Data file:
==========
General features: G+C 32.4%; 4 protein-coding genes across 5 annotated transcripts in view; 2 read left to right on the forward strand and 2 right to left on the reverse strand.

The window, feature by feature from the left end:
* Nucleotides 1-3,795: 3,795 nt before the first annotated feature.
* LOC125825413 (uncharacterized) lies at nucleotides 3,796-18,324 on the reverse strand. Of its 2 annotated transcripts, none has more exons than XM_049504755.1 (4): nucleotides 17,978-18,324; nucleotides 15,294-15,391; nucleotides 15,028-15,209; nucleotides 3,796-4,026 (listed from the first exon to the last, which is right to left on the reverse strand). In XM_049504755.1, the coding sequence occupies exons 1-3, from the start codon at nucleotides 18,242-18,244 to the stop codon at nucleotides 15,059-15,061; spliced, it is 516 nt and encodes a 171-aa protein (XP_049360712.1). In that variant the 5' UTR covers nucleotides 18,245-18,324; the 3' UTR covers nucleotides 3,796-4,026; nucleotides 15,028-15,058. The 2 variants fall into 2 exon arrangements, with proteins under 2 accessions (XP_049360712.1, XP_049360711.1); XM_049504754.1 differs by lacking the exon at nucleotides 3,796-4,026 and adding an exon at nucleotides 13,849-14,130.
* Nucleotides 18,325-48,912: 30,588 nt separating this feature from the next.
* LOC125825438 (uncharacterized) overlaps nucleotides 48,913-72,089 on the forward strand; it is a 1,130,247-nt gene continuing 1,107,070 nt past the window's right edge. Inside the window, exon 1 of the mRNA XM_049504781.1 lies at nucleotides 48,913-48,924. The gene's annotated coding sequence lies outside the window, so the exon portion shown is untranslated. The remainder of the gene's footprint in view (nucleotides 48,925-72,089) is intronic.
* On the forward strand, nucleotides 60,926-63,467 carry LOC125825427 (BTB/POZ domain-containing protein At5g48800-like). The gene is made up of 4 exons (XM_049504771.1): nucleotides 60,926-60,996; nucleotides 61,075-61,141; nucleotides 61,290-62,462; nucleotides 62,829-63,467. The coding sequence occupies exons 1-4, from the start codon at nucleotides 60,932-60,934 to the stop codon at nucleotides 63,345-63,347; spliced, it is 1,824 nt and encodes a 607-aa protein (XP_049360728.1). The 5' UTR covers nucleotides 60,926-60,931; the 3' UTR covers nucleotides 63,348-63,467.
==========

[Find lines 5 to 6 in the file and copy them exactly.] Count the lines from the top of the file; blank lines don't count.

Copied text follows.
* Nucleotides 18,325-48,912: 30,588 nt separating this feature from the next.
* LOC125825438 (uncharacterized) overlaps nucleotides 48,913-72,089 on the forward strand; it is a 1,130,247-nt gene continuing 1,107,070 nt past the window's right edge. Inside the window, exon 1 of the mRNA XM_049504781.1 lies at nucleotides 48,913-48,924. The gene's annotated coding sequence lies outside the window, so the exon portion shown is untranslated. The remainder of the gene's footprint in view (nucleotides 48,925-72,089) is intronic.